The port last month signed a two-year lease with Foss Maritime, the company that will manage Shell’s drilling fleet here in Seattle at Terminal 5. That terminal has been empty since last summer because the port is planning to overhaul it to allow bigger cargo ships. So this is a temporary use to generate about $13 million. 

Pablo Martinez Monsivais / AP Photo

In a candid address to a group of downtown business leaders, Seattle Mayor Ed Murray spoke about the city’s struggles with rising homelessness and a lack of treatment options for people with mental illness. Murray urged all of them to lobby state and federal lawmakers for more funding. 

Elaine Thompson / AP Photo

That Starbucks around the corner from your house may be draining your wallet, latte by latte. But if you’re a homeowner, it may be paying off for you in other ways, in the value of your home, for example.

That’s one of the eye-catching findings that two executives of the Seattle-based real estate data firm Zillow reveal in their recent book, "Zillow Talk: The New Rules of Real Estate."

Kevin P. Casey / AP Photo

Speculation has climbed that Boeing might be interested in acquiring the military aircraft unit of rival Northrop Grumman, but Boeing’s chief executive told investors he’s not inclined to make big purchases. 

Boeing and Lockheed Martin have teamed up to try to win a contract from the Pentagon to build new long-range strike bombers. They’re going up against Northrop Grumman.

Elaine Thompson / AP Photo

The stock market has bounced back from the recession, and philanthropy is climbing along with it. That’s the message from Philanthropy Northwest, a group that tracks grantmaking to nonprofit organizations in the Pacific Northwest. 

"The trend here in Washington, the trend in the Pacific Northwest and the trend nationally are all aligned. Everybody’s feeling very positive," said Jeff Clarke, chief executive of Philanthropy Northwest, a member organization of foundations, corporations and individuals who make charitable grants. "I would say it’s probably the most positive sentiment that I’ve heard since pre-2008."

Ashley Gross / KPLU

Aviation analyst Richard Aboulafia says there’s a risk that Boeing’s 787 program might never be profitable. That’s because the airplane maker has accumulated $26 billion in production costs that it’s deferred into the future. 

Aboulafia says the total deferred production costs for Boeing’s Dreamliner program will probably climb to $30 billion or so.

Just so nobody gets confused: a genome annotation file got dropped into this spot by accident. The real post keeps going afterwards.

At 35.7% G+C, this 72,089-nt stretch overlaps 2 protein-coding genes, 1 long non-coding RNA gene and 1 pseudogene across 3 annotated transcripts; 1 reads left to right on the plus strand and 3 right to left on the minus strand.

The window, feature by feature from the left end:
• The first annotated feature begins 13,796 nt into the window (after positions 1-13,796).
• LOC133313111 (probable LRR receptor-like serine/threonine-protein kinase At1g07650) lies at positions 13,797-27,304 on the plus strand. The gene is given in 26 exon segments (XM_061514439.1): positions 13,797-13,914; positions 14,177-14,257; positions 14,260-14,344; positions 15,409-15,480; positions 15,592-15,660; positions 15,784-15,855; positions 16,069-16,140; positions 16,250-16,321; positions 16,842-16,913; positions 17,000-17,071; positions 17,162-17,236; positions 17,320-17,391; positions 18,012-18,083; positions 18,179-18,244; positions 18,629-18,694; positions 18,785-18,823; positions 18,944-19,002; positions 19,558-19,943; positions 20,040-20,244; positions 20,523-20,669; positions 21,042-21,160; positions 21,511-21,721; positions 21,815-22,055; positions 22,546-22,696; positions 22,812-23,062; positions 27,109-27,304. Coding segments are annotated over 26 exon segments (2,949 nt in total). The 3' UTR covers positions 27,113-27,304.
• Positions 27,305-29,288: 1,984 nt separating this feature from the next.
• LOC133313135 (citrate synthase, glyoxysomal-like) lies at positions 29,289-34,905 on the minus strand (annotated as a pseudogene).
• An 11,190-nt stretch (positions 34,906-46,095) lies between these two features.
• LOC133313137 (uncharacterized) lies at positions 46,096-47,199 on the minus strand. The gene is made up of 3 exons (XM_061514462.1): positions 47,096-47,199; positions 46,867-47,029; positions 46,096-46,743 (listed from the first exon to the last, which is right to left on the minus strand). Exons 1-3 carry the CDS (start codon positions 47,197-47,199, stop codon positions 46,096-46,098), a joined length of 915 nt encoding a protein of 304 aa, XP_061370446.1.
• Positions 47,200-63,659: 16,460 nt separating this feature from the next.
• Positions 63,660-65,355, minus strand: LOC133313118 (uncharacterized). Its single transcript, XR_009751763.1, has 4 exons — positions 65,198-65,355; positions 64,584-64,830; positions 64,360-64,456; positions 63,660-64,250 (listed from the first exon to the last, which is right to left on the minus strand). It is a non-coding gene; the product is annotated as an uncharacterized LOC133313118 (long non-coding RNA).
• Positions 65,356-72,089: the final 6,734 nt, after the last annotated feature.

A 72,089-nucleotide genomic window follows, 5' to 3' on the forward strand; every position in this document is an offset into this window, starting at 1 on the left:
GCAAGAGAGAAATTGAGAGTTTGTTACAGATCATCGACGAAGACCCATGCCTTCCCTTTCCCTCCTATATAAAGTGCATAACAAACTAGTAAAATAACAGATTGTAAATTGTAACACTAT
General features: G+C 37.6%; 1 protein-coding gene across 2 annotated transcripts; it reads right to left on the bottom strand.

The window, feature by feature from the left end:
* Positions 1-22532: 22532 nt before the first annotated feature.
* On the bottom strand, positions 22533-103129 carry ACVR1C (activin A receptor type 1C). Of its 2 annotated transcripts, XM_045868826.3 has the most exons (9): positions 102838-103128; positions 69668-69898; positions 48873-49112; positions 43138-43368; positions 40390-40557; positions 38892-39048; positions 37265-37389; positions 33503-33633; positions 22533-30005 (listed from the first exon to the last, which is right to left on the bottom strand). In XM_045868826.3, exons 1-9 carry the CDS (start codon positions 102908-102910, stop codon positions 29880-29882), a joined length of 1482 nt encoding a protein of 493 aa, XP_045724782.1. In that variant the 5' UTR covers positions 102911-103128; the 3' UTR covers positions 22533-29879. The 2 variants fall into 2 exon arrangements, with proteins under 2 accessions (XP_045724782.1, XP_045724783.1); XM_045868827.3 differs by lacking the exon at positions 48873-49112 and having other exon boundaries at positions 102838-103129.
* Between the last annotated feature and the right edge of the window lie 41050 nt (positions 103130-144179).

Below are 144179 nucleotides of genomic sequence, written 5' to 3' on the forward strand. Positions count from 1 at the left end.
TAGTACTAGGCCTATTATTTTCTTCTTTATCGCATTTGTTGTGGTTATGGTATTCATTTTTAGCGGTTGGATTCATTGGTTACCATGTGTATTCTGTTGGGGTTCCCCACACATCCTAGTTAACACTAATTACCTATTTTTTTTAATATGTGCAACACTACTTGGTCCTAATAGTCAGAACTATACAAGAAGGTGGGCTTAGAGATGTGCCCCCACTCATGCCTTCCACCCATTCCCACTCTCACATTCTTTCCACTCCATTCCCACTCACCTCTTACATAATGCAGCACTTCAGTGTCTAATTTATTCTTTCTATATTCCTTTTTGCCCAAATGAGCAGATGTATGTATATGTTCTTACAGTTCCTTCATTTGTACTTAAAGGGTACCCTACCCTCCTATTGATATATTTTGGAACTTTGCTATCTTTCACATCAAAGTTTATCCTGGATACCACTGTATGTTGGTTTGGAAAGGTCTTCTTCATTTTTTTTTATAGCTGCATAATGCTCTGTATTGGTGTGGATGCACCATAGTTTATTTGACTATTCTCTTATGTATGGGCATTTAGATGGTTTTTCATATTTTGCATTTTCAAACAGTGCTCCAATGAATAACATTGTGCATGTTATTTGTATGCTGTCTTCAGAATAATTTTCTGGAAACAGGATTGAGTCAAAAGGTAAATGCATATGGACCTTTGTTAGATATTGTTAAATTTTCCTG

He says what we’re seeing with those mounting costs is that employees are alienated after the company waged two contentious battles with its biggest labor unions in the past few years.

Elaine Thompson / AP Photo

Democratic legislators in Olympia are taking aim at the huge tax incentive package the state passed to win Boeing’s 777X production line. Those tax breaks extend existing preferential rates and amount to $8.7 billion over 15 years. 

Birdy206 / Flickr

The Pacific Maritime Association says it won't have any vessels loaded or unloaded at 29 West Coast ports, including Seattle and Tacoma, this weekend.

The association, which represents port terminal operators, says it doesn’t make sense to keep paying workers engaged in what employers call a months-long work slowdown.

A McLin / Flickr

Residents of tent cities in Seattle are speaking out against a proposal from Seattle Mayor Ed Murray to allow more such encampments.

Ted S. Warren / AP Photo

Amazon shares jumped 13 percent in after-hours trading on news that the company returned to profitability in the fourth quarter. Strength in the cloud-computing business was an especially bright spot.

Cloud computing means hiring a company such as Amazon to run your computer system remotely instead of managing all those machines and software in-house.

Amazon and rivals such as Microsoft have been spending a lot to build big computer server farms. In spite of that expense, IDC analyst Al Hilwa says it’s an attractive business for Amazon.

Ashley Gross / KPLU

Investors are becoming more optimistic about Boeing’s ability to generate cash even as deferred costs continue to mount for the 787 Dreamliner program. 

Boeing shares climbed more than 5 percent after the company reported fourth-quarter net income of $1.47 billion, up 19 percent from a year ago.